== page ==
TransSport Portal

Normale Version: Änderungen am 3.4L V6 (LA1) ab 2003
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Hallo Kollegen,
ich bin da gerade drüber gestolpert weil ich die Durchmesser meiner Kipphebel-Befestigungsgewinde gesucht habe. Vielleicht ist diese Info für euch auch nützlich. Leider wurde für die Export-Modelle die leidige AIR beibehalten.

2003 Model Year Summary
• Revised Crankshaft Bearing and Timing Ring
• Revised Cylinder Heads
• Revised Pushrods
• Revised Camshaft Journal
• Water Pump
• Air Injection Reaction (AIR) Eliminated
• Iridium Spark Plugs
• Maximum Oil Change Interval Extended
• Improved Starter Solenoid


The thrust bearing on the 3.4L V6 (LA1) has been modified to optimize piston and bore oiling. The thrust bearing is fitted to the 3400's third main bearing cap to control the fore-aft movement of the crankshaft. The lower half of the bearing now has slots machined in a starburst pattern on its flange. Oil at the bearing cap is squeezed through the slots and forced in a fan pattern under the pistons and into the cylinder bore, providing another oil distribution path. This simple modification pays big dividends in improved internal lubrication and even longer engine life.
3400s built for Chevy Venture, Pontiac Montana and Oldsmobile Silhouette also have a new crankshaft reluctor or timing ring. In other 3400s the timing ring is machined into the middle of the crankshaft. Those built at Ramos, Arizpe, Mexico plant have a new assembled ring. This two-piece, fine-blank ring is heat-shrunk on the crankshaft and encoded with a 24X tooth pattern. This timing ring provides the basis for future 3400 developments.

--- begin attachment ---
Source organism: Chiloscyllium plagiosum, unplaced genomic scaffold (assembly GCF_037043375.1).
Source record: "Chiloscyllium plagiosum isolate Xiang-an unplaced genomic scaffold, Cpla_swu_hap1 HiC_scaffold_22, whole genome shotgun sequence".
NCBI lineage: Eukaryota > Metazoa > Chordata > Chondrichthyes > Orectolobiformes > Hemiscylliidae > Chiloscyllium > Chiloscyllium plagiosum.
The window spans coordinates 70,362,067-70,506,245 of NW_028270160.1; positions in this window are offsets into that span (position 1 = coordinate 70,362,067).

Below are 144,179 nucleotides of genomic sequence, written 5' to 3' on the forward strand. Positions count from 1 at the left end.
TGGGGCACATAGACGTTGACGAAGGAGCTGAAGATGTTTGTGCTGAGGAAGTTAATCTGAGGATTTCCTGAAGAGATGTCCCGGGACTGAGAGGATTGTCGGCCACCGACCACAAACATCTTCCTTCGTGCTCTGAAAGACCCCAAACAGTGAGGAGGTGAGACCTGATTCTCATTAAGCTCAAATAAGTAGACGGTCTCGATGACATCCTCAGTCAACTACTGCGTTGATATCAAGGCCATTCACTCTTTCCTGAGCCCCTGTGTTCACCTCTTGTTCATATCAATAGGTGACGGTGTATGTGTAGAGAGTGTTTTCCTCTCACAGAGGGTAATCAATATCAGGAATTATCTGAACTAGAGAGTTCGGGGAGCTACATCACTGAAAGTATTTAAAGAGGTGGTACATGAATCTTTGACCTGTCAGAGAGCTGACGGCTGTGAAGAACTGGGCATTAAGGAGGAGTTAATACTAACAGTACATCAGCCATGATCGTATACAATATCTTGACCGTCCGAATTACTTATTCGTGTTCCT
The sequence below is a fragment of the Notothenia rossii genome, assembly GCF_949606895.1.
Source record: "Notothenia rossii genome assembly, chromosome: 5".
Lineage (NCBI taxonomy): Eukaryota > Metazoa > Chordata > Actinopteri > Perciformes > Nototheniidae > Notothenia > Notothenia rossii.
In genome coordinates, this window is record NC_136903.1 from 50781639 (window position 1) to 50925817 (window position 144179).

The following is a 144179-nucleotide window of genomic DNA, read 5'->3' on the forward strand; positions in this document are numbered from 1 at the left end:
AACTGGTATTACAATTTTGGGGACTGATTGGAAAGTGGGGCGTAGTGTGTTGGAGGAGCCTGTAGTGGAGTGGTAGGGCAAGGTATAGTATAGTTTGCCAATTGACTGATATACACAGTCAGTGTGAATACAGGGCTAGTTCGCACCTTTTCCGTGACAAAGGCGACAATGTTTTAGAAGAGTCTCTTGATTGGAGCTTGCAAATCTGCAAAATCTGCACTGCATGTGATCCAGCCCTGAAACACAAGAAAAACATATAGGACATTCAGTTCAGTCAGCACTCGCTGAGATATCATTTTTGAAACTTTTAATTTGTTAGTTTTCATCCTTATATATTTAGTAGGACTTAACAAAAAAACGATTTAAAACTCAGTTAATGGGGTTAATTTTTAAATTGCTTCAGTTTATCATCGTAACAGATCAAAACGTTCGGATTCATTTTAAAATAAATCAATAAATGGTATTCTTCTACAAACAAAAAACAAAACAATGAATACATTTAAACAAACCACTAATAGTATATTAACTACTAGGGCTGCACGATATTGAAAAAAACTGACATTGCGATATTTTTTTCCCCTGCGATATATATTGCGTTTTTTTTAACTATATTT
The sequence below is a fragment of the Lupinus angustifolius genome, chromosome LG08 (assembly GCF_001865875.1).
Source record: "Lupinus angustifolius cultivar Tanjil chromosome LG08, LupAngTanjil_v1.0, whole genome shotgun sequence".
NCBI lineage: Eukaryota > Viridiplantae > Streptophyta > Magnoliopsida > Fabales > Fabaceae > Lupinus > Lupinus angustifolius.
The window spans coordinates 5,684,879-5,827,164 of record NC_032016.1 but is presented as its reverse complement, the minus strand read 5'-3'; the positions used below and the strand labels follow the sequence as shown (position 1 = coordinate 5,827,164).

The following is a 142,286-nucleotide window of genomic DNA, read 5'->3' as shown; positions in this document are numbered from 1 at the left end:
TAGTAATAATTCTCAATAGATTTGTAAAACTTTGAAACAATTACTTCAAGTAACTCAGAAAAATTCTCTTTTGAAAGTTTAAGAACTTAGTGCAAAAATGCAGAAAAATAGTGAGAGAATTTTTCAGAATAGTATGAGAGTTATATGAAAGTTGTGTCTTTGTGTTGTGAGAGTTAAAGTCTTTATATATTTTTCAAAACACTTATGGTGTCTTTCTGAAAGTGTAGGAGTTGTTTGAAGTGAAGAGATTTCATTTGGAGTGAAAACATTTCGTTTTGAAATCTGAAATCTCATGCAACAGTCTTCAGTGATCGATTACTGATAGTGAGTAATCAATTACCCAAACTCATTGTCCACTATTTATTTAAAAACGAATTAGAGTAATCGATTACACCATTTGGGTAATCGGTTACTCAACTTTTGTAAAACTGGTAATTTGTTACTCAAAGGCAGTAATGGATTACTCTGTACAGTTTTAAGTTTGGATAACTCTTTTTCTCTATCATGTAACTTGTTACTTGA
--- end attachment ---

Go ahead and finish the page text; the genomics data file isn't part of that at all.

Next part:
The 3.4L cylinder head castings are tapped with 8-millimeter holes for the rocker arm bolts, reducing the tap size from 10 millimeter, and the rocker arms are secured with 8-millimeter bolts. This change commonizes machining and increases assembly efficiency.

Pushrods in the 3.4L are no longer heat-treated. The pushrod guides are now made of low friction nylon, rather than steel, and no longer need heat-treating to limit wear.

The 3.4L front camshaft journal has been revised with a new timing pattern. This journal is now machined with a 50/50 pattern of raised and lowered semi circles, rather than a single boss or lug. The operating principal for ignition and fuel injection timing has not changed, but the new timing pattern requires a slightly smaller cam sensor and modifications to the fuel injection wiring harness. The new timing pattern was introduced in anticipation of future LA1 development.

The 3.4L water pump has a more efficient impellor design and the latest sealing technology, featuring a drip collector under the shaft. Most water pump seals are designed to release a few drops of coolant at a constant rate. With the drip collector, the drops are contained and evaporate. The drips are less likely to be mistaken for a leak.

The AIR system has been removed for most applications. AIR was used to lower exhaust emissions by injecting warm, fresh air into the combustion process to create an exothermic reaction. The reaction warmed the catalytic converter more quickly, speeding catalyst light-off and reducing emissions during cold starts--a critical phase in certification tests. AIR has become redundant because of efficiency improvements in catalytic converters, spark plugs, oxygen sensors and engine management calibration. The 3400 meets all 2003 federal and California emission standards without AIR.